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PCC urging residents to #BeCyberSmart

Person on their laptop

As part of Cybersecurity Awareness Month, PCC Mark Shelford is urging local people and businesses to remain vigilant to protect themselves online.

Scammers continue to take advantage of the public’s and businesses’ use and reliance of the internet. According to Microsoft, in 2022 the most common causes of cyberattacks are still malware (22%) and phishing (20%).

Nationally, the most impersonated organisations in phishing emails reported last year were the NHS, HMRC and

As of 31 May 2022, the public has made more than 12 million reports to the Suspicious Email Reporting Service (SERS), with the removal of approximately 83,000 scams and 153,000 malicious websites.

“Collectively, we all have a responsibility to be informed and up-to-date on how to protect ourselves online, both at work and at home, to stop scammers in their tracks.

“Phishing scams in particular target the most vulnerable in our communities and we need everyone to know that, if they receive a call or message that you think is a scam, do not respond to it. Your bank, police and any other official source will never ask you to supply personal information via email or text message.

“The impact of these crimes can be significant for both individuals and businesses; the more awareness there is around such online scams and how to defend your tech, the more people we can protect to falling victim to these heartless fraudsters.”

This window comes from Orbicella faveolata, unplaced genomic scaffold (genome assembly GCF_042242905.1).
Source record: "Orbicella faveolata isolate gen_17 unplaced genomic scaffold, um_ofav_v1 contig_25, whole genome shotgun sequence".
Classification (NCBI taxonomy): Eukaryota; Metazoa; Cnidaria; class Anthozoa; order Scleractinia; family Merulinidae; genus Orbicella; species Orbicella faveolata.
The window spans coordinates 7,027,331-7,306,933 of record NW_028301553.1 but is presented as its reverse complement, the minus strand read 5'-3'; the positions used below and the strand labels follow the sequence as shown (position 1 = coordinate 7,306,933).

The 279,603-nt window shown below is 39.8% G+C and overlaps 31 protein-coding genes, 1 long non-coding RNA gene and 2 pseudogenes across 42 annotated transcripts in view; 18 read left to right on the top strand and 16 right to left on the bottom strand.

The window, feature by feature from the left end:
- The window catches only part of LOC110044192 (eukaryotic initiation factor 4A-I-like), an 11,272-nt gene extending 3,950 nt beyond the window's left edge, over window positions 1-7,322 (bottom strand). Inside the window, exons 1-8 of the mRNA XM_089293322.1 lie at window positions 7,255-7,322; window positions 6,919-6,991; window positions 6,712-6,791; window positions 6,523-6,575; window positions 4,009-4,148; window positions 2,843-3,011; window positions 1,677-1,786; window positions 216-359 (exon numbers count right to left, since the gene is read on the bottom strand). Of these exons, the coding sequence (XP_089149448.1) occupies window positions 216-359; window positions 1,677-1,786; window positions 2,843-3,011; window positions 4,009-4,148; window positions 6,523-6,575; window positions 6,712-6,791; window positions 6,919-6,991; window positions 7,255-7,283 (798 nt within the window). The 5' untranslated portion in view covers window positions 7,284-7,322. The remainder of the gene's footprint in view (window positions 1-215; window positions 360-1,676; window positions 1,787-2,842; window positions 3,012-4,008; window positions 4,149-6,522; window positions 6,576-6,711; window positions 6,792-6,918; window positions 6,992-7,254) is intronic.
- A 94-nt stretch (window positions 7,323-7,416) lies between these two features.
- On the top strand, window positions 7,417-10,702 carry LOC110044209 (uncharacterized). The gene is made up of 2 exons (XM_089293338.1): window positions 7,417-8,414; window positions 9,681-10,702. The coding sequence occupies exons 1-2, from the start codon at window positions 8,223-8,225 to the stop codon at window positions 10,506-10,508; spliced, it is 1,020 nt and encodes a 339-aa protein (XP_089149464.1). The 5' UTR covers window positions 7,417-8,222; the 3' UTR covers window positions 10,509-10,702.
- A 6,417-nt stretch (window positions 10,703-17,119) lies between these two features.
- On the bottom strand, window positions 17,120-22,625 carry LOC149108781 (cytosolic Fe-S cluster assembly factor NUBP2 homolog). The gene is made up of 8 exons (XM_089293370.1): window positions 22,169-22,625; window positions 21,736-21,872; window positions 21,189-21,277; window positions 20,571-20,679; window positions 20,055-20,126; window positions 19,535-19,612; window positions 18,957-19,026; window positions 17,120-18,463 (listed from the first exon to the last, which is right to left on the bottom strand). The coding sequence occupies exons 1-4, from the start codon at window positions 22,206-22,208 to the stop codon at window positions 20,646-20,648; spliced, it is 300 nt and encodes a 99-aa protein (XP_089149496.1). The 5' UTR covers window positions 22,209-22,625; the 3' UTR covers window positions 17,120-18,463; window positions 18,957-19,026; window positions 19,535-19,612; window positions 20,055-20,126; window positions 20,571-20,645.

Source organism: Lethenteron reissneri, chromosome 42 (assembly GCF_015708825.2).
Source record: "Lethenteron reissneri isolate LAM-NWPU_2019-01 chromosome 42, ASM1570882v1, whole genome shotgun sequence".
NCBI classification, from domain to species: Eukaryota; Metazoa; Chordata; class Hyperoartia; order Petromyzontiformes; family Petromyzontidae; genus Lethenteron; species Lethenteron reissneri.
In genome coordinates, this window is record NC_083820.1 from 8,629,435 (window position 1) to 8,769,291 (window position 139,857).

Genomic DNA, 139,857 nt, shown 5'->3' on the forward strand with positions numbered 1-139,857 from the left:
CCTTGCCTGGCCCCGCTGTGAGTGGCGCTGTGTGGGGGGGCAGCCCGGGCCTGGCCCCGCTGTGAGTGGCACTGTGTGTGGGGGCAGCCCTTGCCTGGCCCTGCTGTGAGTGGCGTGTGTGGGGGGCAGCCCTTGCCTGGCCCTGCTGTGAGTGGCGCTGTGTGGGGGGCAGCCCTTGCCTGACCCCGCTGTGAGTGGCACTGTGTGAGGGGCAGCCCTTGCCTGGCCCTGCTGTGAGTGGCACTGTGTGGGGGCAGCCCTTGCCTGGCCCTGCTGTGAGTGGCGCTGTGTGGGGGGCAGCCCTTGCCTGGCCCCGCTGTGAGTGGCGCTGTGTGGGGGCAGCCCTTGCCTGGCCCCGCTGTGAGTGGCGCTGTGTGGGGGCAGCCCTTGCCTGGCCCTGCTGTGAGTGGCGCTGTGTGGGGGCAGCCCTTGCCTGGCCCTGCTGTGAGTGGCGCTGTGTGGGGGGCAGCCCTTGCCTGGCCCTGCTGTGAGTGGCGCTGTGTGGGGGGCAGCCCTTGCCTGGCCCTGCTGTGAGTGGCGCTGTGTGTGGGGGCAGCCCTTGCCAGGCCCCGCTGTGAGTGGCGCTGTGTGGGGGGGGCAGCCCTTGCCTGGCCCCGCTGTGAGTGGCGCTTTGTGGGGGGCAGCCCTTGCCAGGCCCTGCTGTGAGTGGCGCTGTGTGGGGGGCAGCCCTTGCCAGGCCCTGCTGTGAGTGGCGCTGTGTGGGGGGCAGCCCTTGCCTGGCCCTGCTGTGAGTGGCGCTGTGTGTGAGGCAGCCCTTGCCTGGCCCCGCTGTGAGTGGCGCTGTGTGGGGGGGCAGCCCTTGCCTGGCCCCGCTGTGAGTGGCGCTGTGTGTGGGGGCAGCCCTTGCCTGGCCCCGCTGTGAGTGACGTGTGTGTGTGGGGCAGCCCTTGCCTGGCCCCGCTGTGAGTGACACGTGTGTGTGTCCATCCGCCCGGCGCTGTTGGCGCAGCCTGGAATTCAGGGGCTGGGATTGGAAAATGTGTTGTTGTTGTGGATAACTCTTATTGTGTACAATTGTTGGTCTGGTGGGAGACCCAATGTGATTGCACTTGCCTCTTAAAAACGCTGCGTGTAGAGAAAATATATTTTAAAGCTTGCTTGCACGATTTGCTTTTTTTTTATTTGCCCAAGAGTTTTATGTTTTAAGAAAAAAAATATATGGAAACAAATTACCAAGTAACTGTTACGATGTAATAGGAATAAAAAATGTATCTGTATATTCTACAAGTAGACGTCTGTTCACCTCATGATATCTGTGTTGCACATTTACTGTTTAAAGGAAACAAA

PCC Mark Shelford

Here are a few steps we can all take to #BeCyberSmart:

  • Don’t get hooked on phishing scams: Be sure to always check the sender’s address for verifiable contact information as common phishing errors often include a misspelled or unrelated sender address. If you have doubts about the message, do not open any attachments and contact the organisation directly. If you think an email could be a scam, report it by forwarding the email to
  • Practice good cyber hygiene: To keep all your devices safe, make sure you enable the lock feature on your mobile devices, activate multi-factor authentication on sensitive apps and accounts, and ensure you run antivirus software
  • Question error messages: Be sure to question unexpected emails or texts that request urgent action. Do not follow any prompts to download software from any third-party website and, when in doubt, open a separate browser page and go directly to the company’s website
  • Protect your passwords: Passwords are the first line of defence to protect ourselves online. You can use a password generator to create a stronger password, use a password manager and make sure you avoid accessing personal and financial data using public WiFi.

Local businesses can also sign up to the South West Cyber Resilience Centre (SWCRC), a police and private sector collaboration run on behalf of regional forces.

The SWCRC provide free guidance and support including information on basic security and how to implement it plus a monthly update on the latest threats. The centre can also provide inexpensive services including website and systems testing using a network of ethical hackers.